Title:

On SaintVenant's principle and the state transfer matrix method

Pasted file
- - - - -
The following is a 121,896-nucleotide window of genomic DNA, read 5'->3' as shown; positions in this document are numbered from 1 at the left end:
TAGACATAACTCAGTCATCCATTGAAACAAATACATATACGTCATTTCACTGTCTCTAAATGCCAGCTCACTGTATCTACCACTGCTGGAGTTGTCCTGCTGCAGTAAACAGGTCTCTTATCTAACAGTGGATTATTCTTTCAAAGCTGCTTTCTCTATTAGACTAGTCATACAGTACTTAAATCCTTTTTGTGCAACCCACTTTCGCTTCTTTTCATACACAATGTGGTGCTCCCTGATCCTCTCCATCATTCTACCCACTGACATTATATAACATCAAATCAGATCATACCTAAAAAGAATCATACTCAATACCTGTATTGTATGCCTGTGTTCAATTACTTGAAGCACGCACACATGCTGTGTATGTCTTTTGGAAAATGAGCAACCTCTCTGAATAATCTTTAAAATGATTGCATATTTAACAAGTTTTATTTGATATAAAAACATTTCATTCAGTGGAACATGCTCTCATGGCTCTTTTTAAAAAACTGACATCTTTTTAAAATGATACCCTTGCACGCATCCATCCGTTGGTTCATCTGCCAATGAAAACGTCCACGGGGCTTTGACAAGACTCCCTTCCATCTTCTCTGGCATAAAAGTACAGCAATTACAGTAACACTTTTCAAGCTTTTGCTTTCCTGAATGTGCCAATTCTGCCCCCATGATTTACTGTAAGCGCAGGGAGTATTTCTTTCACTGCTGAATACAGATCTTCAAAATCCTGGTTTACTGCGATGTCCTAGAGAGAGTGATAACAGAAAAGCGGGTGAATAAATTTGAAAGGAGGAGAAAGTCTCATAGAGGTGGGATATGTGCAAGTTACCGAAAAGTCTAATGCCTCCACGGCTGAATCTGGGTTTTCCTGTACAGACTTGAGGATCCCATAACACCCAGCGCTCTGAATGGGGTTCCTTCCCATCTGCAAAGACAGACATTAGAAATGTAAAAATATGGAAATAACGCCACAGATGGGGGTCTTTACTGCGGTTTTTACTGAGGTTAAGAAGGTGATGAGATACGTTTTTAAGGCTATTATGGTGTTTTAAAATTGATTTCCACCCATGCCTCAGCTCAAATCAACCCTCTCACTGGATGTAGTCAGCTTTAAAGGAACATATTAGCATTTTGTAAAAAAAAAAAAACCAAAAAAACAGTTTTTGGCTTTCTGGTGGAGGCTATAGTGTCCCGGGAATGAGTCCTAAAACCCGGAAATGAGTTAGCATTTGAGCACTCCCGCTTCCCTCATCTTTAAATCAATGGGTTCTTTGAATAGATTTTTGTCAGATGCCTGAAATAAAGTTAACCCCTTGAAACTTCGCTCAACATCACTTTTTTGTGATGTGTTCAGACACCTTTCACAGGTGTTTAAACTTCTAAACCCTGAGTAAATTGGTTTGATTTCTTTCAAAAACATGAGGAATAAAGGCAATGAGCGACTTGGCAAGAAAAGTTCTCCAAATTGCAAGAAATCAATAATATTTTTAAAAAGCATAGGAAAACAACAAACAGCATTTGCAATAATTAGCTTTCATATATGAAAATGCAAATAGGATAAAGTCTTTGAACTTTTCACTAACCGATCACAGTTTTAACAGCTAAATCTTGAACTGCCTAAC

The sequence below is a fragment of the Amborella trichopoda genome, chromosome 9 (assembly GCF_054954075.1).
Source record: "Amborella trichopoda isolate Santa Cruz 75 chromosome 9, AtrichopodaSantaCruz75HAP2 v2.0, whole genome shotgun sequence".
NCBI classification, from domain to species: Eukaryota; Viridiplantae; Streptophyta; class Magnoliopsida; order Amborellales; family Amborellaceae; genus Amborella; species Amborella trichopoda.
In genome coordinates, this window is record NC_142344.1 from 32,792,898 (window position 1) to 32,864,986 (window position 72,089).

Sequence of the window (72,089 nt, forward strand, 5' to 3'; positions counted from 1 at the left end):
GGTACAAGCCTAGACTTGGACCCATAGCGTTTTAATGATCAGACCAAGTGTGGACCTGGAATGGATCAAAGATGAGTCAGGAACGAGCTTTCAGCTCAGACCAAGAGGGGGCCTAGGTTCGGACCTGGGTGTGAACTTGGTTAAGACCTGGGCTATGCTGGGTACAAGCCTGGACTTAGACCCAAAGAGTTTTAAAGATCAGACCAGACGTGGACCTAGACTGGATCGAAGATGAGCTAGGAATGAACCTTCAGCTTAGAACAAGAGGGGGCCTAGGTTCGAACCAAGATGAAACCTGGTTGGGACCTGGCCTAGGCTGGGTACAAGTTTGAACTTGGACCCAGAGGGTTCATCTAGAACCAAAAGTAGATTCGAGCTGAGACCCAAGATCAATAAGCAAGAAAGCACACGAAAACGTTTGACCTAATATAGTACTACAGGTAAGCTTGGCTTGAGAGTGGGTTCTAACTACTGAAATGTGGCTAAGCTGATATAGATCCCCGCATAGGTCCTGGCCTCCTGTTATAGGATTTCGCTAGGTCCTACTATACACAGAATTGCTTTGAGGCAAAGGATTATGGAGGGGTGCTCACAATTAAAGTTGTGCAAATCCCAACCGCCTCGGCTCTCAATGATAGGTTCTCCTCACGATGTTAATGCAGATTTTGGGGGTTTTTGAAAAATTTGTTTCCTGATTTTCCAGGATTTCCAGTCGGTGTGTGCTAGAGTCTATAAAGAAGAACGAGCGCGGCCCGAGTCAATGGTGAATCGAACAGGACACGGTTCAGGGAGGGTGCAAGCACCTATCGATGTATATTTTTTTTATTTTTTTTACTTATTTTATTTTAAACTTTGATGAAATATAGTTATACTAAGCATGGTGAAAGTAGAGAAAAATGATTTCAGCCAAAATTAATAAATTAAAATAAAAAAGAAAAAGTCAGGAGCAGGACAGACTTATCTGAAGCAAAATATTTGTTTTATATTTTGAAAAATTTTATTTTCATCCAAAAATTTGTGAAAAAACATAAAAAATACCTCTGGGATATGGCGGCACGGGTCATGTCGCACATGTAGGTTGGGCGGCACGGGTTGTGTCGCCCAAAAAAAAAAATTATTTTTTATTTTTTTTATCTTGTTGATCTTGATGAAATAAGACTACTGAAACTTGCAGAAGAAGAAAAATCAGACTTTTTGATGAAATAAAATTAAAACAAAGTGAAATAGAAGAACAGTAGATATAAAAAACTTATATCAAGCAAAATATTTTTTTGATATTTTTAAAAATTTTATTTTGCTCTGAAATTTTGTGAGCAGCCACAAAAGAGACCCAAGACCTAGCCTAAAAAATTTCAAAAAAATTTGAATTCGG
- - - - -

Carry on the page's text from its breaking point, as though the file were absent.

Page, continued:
Three exact solutions are considered, within the context of the linear mathematical theory of elasticity, pertaining to the decay of selfequilibrated end loading for a class of geometries based upon polar coordinates. For a curved plane beam, an eigenequation is derived, whose roots determine the rates of decay and degenerate to the PapkovitchFadle solution for the plane strain strip when the beam centreline radius of curvature approaches infinity; this shows that the decay rates are largely insensitive to the beam curvature except for very small inner radius. For the plane and antiplane elastic wedge, subjected to selfequilibrated loading on the inner or outer arcs, radial variation of stress is affected by a combination of freeedge stress interference and the convergent or divergent geometry. When the load is applied to the inner arc, the two effects act in concert in which case decay is assured; when the load is applied to the outer arc, the two effects act in opposition, and SaintVenant’s principle (S.V.P) ceases to be applicable for wedge angles 2α > π for symmetric loading and antiplane deformation, and 2α > 257º for asymmetric loading. It is concluded that the crack tip stress singularity, which is at the heart of Linear Elastic Fracture Mechanics, is attributable to the failure of S.V.P. for just one particular eigenmode for the wedge angle 2α = 2 π. A Finite ElementTransfer Matrix Method is developed for determination of decay rates of selfequilibrated end loading for frameworks and continuum prismatic beam of arbitrary crosssection. Nodal displacements and forces on either side of a repeating cell are considered as state variables and are related by a cell transfer matrix. Assuming consecutive state vectors to be related by a constant multiple λ leads directly to an eigenvalue problem; the decay factors, λ, are the eigenvalues of the symplectic transfer matrix. Eigenvalues occurs as reciprocal pairs (that is, if λi is an eigenvalue then so is 1/ λi) according to whether decay is from left to right or viceversa. The multiple eigenvalues λi = 1/ λi = 1 are associated with the rigid body eigenvectors and their related principal vectors which describe the force transmission modes. The matrix of eigenand principal vectors then forms a similarity matrix which transforms the original transfer matrix into Jordan canonical form. Both biorthogonality and symplectic adjoint orthogonality properties of the eigenvectors allow modal decomposition of an arbitrary end load. As a byproduct of the method, it is possible to determine exact ‘continuum’ beam properties of the framework, which is useful in preliminary design work. The method is applied to the important case of a beam of rectangular crosssection for a wide range of aspect ratios. The Transfer Matrix Method is modified to become the Force or Displacement Transfer Matrix Method, which has the advantage of reducing in size the original transfer matrix by one half, and overcomes numerical illconditioning. Accuracies of all the developed methods are found to be very good when compared with available exact solutions.